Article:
That being said I guess I could talk about some of my favorite movies. A list that changes every single time I look at it. But here are a few that remain constants.
1. Magnolia- Despite it's three hour plus running time, I've seen it over ten times. Actually I'm sure it's close to twenty times. And if it weren't for it's length it would be even more. I don't think it is P.T. Anderson's best film, but it is the one I connect to the most and it is the one that simply put makes me try harder. In fact, while conversing with a friend and fellow filmmaker he said that his goal as a filmmaker was to make a movie as beautiful as Magnolia. It was at this point that I decided I wanted him to film my first film, and when I decided not only would we be great friends, but that we were destined to make movies together. And thus far, with my roommate, that's exactly what we've done.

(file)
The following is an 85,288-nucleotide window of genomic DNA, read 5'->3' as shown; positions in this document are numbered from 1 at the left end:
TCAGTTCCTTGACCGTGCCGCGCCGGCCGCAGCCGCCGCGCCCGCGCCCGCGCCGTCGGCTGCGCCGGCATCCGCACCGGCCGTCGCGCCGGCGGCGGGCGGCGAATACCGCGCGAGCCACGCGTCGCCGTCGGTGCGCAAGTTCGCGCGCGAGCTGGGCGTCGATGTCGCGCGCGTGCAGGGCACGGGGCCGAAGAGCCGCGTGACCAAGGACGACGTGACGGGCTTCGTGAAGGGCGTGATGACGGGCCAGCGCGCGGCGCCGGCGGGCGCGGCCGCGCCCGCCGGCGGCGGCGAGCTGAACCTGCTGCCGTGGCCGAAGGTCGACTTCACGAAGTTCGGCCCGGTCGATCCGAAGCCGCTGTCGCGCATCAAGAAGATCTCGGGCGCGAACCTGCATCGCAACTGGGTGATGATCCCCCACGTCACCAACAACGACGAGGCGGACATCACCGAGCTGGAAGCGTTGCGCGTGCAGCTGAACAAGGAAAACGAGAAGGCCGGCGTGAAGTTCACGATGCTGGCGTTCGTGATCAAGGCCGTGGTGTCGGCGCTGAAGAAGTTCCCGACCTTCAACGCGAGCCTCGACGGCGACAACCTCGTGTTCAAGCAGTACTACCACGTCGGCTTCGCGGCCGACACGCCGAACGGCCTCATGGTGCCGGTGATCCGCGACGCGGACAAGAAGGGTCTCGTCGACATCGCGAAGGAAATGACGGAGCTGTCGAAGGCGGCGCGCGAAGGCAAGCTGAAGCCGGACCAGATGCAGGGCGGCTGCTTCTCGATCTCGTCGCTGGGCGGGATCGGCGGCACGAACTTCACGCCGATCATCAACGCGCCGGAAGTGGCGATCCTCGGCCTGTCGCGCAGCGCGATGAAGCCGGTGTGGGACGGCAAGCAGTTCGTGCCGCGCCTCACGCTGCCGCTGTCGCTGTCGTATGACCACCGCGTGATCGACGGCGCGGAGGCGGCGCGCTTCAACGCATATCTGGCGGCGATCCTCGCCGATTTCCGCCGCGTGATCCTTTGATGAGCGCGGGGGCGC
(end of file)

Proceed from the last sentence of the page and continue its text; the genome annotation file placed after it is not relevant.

2. Shawshank Redemption- I know that this movie is kind of a cliche as a favorite. I mean, everybody loves this movie, right? But, I can't help but to put it on my list, because every time I see a scene from it, I immediately get the warm fuzzies. A lot of my favorite movies came from the 90's because I grew into my love for film throughout the 90's. Something that always kind of makes me feel nervous. Because I'm afraid serious film folks like myself will judge me for not having enough foreign films or black and white films on my list. And I love a lot of them, definitely. I could list them, but there's no point. I love this movie because it came at a time in my life when I needed it's message; that being perseverance in the face of mortality. This goes back to some of what I brought up earlier. It's a beautiful, beautiful film. And it's saved me from many a depression.